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  (Source: Bloomberg)
Microsoft CEO defends cross platform approach, jump into tablet market

"Surface is a real business. In an environment in which there’s 350 million PCs sold, I don’t think Surface is going to dominate volume, but it’s a real business," commented Microsoft Corp. (MSFT) CEO Steve Ballmer in a recent interview with TechRadar.

The embattled CEO has suffered recent shareholder unrest as Microsoft has struggled in the smartphone and tablet markets.  But Mr. Ballmer is convinced that Microsoft's new unified approach -- which will culminate in the late summer 2013 launch of Windows/Windows Phone "Blue" -- is a solid route to market domination.

He explains, "Increasingly, people access the same content and services from multiple devices or use more than one device at a time. [Having] the same look and feel shortens the learning curve and creates a more seamless user experience."

Microsoft is rumored to be working on a Surface Phone, a device designed to encourage third party OEMs to step up their game.  When it comes to the Surface tablet, Mr. Ballmer says it showed OEMs what could be done with a Windows 8 tablet.  He comments, "I’m super-glad we did Surface. I think it is important—and not just for Microsoft but for the entire Windows ecosystem—to see integrated hardware and software."

Surface RT ($499) has been criticized for its poor resolution (1366x768), while Surface Pro ($899 USD 64 GB; $999 USD 128 GB) has been criticized for offering too little free space to the user. Still, both tablets are very popular for their slick looks and solid hardware; the Surface Pro is currently sold out.

The CEO claims that Microsoft understands very well what consumers wants, but sometimes is just a bit lacking in execution.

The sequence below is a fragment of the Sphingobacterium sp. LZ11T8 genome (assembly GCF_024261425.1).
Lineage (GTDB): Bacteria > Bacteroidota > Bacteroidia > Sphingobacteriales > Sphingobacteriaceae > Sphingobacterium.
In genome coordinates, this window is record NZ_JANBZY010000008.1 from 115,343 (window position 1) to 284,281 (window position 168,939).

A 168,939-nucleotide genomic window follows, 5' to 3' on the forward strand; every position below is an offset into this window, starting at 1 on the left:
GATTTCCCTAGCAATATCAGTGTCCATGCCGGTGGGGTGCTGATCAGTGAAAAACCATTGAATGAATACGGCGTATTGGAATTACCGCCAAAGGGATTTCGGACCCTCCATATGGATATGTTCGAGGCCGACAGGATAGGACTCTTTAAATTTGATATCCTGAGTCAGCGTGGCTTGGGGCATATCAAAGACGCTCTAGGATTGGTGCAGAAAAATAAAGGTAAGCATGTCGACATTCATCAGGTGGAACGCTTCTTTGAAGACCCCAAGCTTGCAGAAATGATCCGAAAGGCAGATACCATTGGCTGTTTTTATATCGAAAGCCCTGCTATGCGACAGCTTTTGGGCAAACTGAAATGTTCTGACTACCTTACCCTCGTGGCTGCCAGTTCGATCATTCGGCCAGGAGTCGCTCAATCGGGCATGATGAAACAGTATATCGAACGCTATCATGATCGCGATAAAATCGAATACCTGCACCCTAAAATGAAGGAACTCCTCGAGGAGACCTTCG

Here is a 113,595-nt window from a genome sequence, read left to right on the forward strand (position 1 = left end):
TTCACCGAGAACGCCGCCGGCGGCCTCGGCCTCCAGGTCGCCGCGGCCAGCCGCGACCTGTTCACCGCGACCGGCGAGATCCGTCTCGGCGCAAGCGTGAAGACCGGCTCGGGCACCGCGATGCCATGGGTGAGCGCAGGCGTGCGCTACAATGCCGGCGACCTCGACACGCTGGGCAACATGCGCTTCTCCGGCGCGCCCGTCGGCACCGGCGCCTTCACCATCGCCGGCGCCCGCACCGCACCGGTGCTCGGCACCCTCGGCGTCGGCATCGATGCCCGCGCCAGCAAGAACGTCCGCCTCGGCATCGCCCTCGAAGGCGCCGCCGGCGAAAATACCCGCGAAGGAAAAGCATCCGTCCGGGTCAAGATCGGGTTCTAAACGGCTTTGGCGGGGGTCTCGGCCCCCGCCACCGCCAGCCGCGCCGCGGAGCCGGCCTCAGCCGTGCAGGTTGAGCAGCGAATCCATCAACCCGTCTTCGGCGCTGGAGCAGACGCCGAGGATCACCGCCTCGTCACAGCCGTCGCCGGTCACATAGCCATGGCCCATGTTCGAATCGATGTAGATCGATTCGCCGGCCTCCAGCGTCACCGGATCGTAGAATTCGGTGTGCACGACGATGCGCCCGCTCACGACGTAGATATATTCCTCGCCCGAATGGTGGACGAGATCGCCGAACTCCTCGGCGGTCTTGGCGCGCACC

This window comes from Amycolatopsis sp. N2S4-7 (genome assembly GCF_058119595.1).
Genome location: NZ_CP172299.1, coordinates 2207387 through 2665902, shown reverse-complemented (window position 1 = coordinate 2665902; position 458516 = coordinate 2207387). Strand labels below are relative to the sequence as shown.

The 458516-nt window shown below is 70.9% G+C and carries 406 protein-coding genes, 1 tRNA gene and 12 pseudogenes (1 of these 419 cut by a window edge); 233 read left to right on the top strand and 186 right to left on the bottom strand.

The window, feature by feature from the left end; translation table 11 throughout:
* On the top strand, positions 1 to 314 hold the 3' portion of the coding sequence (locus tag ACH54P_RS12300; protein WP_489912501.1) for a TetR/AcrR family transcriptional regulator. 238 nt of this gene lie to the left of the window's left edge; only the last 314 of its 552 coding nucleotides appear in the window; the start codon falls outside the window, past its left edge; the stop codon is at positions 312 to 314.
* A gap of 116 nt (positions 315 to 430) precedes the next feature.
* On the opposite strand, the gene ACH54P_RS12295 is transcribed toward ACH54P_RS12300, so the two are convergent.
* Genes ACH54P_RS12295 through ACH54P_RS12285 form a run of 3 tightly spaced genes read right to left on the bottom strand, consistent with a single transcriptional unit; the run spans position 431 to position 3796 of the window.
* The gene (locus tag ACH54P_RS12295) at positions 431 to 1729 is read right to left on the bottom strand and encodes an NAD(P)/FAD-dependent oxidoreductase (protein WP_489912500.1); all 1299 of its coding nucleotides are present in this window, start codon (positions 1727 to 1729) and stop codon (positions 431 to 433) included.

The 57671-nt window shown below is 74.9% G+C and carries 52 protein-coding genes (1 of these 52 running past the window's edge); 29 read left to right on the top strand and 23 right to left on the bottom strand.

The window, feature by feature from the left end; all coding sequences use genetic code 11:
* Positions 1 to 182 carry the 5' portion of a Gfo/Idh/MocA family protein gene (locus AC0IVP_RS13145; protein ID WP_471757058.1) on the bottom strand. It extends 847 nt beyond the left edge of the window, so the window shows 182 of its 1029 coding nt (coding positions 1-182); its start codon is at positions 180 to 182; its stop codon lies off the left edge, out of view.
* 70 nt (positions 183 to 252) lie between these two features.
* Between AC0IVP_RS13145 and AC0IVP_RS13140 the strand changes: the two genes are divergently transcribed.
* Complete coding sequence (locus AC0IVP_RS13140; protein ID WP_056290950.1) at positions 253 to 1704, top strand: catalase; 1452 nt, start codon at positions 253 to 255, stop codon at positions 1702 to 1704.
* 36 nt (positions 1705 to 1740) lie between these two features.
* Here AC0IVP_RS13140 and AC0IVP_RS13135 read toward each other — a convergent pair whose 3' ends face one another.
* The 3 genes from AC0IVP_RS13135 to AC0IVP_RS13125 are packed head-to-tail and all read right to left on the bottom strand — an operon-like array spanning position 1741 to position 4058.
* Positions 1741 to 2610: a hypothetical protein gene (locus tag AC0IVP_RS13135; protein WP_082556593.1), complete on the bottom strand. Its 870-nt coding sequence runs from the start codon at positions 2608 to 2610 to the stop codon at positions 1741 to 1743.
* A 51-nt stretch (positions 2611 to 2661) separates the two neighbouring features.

He remarks, "So is there a lack of understanding, or in some cases do I wish our execution had been better? I would say the latter. In cases where we’ve embraced end-user needs and really sort of dived in, like the things that we’ve done with Kinect and the Xbox, I think we’ve done a heck of a job."

While no official announcements have been made Microsoft has come under fire for reportedly locking out used games from its next generation gaming console, the Xbox 720.  The console, which is expected to launch later this year, is also criticized as being harder to develop for and less popular than Sony Corp.'s (TYO:6758) upcoming PlayStation 4, according to industry sources who've worked with early dev kits.

Source: TechRadar



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What is everyone talking about?
By Luticus on 2/20/2013 2:27:10 PM , Rating: 1
First off, I’ve seen many people griping about the storage space on the surface pro. 1. The iPad only has 128GB at its top most model. I don’t know how much of that is used/available but I do know the iPad also uses a recovery system. 2. Who actually stores high definition movies on their actual tablet? My tablet has 32GB, runs windows 8 and has about 16GB left now. My movies are kept on a central shared drive on my main computer. A 1TB external drive if I want to take it with me for some reason, but the number 1 way I watch movies on my tablet is Netflix/Streaming/Remote Access. All of these take ZERO storage capacity. Anything over 80GB is more than enough for a tablet in today’s world unless you’re trying to use it as your only computing device, which you shouldn’t be. Also, unlike your iPad, I can easily pull my tablet apart and change the hard disk to something more roomy.